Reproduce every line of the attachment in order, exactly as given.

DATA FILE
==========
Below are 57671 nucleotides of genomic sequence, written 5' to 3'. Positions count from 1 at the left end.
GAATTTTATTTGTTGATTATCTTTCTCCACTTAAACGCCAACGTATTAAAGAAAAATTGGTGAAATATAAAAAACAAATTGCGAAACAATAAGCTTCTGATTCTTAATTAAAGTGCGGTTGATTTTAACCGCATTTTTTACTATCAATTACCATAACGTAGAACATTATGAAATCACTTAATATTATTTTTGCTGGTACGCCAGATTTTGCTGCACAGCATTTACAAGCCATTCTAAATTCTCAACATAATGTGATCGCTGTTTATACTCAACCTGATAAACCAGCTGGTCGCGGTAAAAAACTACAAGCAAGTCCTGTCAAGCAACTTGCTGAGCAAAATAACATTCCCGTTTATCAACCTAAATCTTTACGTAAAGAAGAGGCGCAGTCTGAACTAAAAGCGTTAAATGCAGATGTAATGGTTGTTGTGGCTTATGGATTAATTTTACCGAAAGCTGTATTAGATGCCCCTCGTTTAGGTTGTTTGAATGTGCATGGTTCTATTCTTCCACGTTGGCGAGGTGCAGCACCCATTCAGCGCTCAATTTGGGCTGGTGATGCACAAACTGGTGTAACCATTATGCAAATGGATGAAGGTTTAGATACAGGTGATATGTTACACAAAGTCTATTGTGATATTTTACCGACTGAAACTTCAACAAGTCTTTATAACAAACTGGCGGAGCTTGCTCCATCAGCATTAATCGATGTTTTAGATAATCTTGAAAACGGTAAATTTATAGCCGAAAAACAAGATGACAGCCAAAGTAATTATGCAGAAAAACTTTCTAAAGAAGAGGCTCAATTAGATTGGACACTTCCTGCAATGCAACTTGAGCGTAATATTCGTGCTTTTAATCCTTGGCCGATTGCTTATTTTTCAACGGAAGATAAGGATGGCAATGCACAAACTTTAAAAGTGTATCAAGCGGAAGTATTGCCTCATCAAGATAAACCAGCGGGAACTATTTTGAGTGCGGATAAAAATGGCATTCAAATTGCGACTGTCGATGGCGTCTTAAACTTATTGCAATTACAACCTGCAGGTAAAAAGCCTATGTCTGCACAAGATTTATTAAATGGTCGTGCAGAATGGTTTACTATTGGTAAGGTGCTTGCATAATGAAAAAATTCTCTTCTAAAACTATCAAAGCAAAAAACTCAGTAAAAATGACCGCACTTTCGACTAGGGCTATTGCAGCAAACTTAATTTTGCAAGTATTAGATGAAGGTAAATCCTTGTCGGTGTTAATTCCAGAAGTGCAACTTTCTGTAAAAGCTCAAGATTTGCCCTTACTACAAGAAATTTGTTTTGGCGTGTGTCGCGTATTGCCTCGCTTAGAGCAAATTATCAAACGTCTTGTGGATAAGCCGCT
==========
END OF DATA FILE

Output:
Below are 57671 nucleotides of genomic sequence, written 5' to 3'. Positions count from 1 at the left end.
GAATTTTATTTGTTGATTATCTTTCTCCACTTAAACGCCAACGTATTAAAGAAAAATTGGTGAAATATAAAAAACAAATTGCGAAACAATAAGCTTCTGATTCTTAATTAAAGTGCGGTTGATTTTAACCGCATTTTTTACTATCAATTACCATAACGTAGAACATTATGAAATCACTTAATATTATTTTTGCTGGTACGCCAGATTTTGCTGCACAGCATTTACAAGCCATTCTAAATTCTCAACATAATGTGATCGCTGTTTATACTCAACCTGATAAACCAGCTGGTCGCGGTAAAAAACTACAAGCAAGTCCTGTCAAGCAACTTGCTGAGCAAAATAACATTCCCGTTTATCAACCTAAATCTTTACGTAAAGAAGAGGCGCAGTCTGAACTAAAAGCGTTAAATGCAGATGTAATGGTTGTTGTGGCTTATGGATTAATTTTACCGAAAGCTGTATTAGATGCCCCTCGTTTAGGTTGTTTGAATGTGCATGGTTCTATTCTTCCACGTTGGCGAGGTGCAGCACCCATTCAGCGCTCAATTTGGGCTGGTGATGCACAAACTGGTGTAACCATTATGCAAATGGATGAAGGTTTAGATACAGGTGATATGTTACACAAAGTCTATTGTGATATTTTACCGACTGAAACTTCAACAAGTCTTTATAACAAACTGGCGGAGCTTGCTCCATCAGCATTAATCGATGTTTTAGATAATCTTGAAAACGGTAAATTTATAGCCGAAAAACAAGATGACAGCCAAAGTAATTATGCAGAAAAACTTTCTAAAGAAGAGGCTCAATTAGATTGGACACTTCCTGCAATGCAACTTGAGCGTAATATTCGTGCTTTTAATCCTTGGCCGATTGCTTATTTTTCAACGGAAGATAAGGATGGCAATGCACAAACTTTAAAAGTGTATCAAGCGGAAGTATTGCCTCATCAAGATAAACCAGCGGGAACTATTTTGAGTGCGGATAAAAATGGCATTCAAATTGCGACTGTCGATGGCGTCTTAAACTTATTGCAATTACAACCTGCAGGTAAAAAGCCTATGTCTGCACAAGATTTATTAAATGGTCGTGCAGAATGGTTTACTATTGGTAAGGTGCTTGCATAATGAAAAAATTCTCTTCTAAAACTATCAAAGCAAAAAACTCAGTAAAAATGACCGCACTTTCGACTAGGGCTATTGCAGCAAACTTAATTTTGCAAGTATTAGATGAAGGTAAATCCTTGTCGGTGTTAATTCCAGAAGTGCAACTTTCTGTAAAAGCTCAAGATTTGCCCTTACTACAAGAAATTTGTTTTGGCGTGTGTCGCGTATTGCCTCGCTTAGAGCAAATTATCAAACGTCTTGTGGATAAGCCGCT